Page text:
Page 11 - August 2017
P. 11

In 1715, a later frost fair tried to emulate     The last great freeze, comparable
       the success of the great 1684 freeze,   with the frost fairs of the 17th and 18th
       when an ox was roasted on the Thames   centuries, was in 1963, the coldest winter
       at Hungerford Stairs. Unfortunately the   since 1740. Many Small Printer readers
       ice was not so thick as it had been in 1684   will remember it well. As a nine-year-old I
       and an unfortunate apple-seller, Doll the   helped my father dig away the snow from
       Pippin woman, crashed through the ice   our front door, which was buried under a
       and was drowned. She is immortalised in   snowdrift. Despite the bitter weather and
       John Gay’s The Art of Walking the Streets   record-breaking snow-falls, there is no
       of London (also known as Gay’s Trivia):  record of a printing press on the Thames
                                             that year, even though it froze in places. As
          The cracking crystal yields; she   a new ice-age approaches—although none
         sinks, she dies,                    of us will be alive to see it—I wonder if our
           Her head chopt off  from her lost  descendants might be printing keepsakes
         shoulders fl ies;                    on the capital’s frozen river? It would have
           Pippins she cried, but death her  to be letterpress of course, perhaps printed
         voice confounds,                    on an Albion. Doing the job with modern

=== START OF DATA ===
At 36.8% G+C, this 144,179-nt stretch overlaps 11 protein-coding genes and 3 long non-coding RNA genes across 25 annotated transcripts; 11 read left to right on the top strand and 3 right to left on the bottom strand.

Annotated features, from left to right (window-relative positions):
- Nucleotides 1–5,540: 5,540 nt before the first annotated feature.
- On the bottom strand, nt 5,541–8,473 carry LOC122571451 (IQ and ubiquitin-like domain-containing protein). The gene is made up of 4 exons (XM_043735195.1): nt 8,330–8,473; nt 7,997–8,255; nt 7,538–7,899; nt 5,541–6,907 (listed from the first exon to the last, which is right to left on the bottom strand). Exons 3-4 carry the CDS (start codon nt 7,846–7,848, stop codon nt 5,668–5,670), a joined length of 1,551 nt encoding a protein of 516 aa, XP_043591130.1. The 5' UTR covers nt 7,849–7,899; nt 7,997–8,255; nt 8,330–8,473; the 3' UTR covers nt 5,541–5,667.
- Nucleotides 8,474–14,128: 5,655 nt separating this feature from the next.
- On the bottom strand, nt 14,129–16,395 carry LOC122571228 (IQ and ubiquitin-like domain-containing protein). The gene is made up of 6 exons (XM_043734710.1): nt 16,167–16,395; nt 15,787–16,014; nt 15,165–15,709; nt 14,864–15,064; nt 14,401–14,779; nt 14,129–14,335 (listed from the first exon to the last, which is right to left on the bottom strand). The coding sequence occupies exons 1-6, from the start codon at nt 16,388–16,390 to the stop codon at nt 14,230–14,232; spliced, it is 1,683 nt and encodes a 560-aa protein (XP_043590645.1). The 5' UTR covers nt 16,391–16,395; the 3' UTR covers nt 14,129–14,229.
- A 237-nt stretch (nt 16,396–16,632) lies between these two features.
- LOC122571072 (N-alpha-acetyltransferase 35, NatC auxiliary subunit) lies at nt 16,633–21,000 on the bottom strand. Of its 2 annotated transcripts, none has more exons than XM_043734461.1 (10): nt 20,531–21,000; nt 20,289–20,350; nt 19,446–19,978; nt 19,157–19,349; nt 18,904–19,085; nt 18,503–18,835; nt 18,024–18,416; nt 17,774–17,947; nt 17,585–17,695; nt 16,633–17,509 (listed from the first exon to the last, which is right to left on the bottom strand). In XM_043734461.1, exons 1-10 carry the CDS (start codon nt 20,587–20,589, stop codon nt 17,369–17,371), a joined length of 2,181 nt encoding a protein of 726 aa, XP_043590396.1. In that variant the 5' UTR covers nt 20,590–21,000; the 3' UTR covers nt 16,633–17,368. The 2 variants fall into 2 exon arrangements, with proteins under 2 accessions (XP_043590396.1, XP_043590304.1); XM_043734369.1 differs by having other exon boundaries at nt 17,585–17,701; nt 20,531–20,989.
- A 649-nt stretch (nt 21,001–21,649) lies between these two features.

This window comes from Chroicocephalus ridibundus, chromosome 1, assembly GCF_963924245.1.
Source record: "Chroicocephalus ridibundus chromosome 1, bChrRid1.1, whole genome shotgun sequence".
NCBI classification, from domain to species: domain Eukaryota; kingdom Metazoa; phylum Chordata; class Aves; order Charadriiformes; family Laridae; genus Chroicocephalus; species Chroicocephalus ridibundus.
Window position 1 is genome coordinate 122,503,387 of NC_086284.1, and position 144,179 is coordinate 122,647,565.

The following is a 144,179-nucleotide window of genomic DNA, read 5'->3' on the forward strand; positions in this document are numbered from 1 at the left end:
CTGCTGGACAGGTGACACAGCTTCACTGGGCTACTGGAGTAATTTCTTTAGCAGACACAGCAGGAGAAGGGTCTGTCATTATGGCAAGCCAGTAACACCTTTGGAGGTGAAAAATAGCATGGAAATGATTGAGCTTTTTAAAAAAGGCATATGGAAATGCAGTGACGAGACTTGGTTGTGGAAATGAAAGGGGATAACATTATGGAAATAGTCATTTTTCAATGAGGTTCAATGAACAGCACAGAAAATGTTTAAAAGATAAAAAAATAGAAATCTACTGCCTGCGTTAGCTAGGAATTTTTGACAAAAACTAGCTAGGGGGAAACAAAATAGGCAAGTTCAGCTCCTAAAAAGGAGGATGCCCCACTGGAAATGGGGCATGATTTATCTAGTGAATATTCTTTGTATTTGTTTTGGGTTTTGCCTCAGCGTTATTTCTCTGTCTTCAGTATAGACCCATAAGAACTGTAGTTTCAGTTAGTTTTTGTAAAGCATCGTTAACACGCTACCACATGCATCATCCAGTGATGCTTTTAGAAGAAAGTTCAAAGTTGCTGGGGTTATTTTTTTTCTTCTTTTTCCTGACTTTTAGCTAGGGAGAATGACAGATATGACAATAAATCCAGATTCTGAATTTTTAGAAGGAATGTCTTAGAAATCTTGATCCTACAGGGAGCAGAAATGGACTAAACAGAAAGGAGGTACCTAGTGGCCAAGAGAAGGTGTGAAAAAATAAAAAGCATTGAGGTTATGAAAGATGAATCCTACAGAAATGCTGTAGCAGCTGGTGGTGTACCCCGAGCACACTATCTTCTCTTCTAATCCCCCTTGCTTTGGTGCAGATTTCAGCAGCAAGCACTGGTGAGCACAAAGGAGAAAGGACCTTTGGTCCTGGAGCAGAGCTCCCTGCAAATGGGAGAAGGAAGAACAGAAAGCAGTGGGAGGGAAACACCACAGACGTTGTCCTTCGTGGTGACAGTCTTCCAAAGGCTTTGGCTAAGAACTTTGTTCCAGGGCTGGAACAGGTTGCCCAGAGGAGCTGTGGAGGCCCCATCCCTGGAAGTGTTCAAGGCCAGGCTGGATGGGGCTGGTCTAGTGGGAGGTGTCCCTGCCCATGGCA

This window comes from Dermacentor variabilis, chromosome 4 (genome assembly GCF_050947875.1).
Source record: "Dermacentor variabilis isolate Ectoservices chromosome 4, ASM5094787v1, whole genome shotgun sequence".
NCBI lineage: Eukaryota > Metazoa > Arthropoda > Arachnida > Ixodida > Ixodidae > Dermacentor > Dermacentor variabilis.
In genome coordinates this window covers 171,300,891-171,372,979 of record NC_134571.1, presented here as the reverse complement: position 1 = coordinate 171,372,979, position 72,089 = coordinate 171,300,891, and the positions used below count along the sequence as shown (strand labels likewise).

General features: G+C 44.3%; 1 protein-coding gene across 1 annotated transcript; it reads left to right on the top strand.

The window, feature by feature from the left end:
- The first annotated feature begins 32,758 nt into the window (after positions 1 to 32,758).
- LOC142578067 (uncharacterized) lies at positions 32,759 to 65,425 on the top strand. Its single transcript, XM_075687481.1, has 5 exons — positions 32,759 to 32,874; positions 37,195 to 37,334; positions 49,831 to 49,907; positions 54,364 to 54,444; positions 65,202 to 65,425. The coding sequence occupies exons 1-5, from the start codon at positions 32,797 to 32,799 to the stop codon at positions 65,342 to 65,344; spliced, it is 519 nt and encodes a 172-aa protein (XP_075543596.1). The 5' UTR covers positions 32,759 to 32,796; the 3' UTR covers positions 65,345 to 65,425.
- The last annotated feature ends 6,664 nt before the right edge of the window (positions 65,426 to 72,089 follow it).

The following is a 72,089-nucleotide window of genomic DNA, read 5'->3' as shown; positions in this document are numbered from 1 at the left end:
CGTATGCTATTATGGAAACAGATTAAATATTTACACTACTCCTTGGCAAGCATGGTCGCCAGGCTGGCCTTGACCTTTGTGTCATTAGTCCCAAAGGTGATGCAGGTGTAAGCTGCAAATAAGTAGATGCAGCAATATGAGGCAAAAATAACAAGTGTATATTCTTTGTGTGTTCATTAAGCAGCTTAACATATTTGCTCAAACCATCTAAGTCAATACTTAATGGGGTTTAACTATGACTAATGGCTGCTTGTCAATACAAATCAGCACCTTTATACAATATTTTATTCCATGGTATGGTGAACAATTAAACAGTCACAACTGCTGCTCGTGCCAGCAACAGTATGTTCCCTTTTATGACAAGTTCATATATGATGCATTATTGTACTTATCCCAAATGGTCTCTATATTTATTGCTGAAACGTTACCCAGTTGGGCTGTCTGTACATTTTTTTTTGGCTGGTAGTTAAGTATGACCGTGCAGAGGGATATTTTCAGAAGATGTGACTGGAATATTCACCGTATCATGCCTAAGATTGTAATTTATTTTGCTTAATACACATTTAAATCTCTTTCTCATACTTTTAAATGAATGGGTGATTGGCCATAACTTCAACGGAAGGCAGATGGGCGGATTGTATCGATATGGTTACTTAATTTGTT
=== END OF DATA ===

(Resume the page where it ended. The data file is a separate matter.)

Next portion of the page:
And pip, pip, pip, along the ice  technology just wouldn’t seem right. A
         resounds.                           solar-powered laser printer doesn’t have
                                             quite the same quirky charm about it.



                            Wanted - a new Editor
                                for Small Printer                B R I T I S H  ‡  P R I N T I N G  ‡  S O C I E T Y

                  B R I T I S H  ‡  P R I N T I N G  ‡  S O C I E T Y
          As you know, the magazine is a monthly publication. The main task of the Editor
            is to gather the material together, and check it for obvious errors like typos,
           spelling mistakes, grammatical inconsistencies (positioning of apostrophes is a
                                   particular bugbear).
             He or she then simply has to pass it on to the Design Editor, so no special
                     computer skills beyond word processing are involved.
             The position is for a period of three years. This gives time for the person to
           establish their own style, bearing in mind it is for a society who enjoy the art of
                                printing and its allied crafts.
          Any enquiry for further information regarding what is involved should be directed
                           towards the current Editor, Chris Green.
          Your application should be sent to the BPS Secretary, Peter Salisbury, at 4 Doran
              Drive, Redhill, Surrey, RH1 6AX, or emailed to secretary@bpsnet.org.uk.



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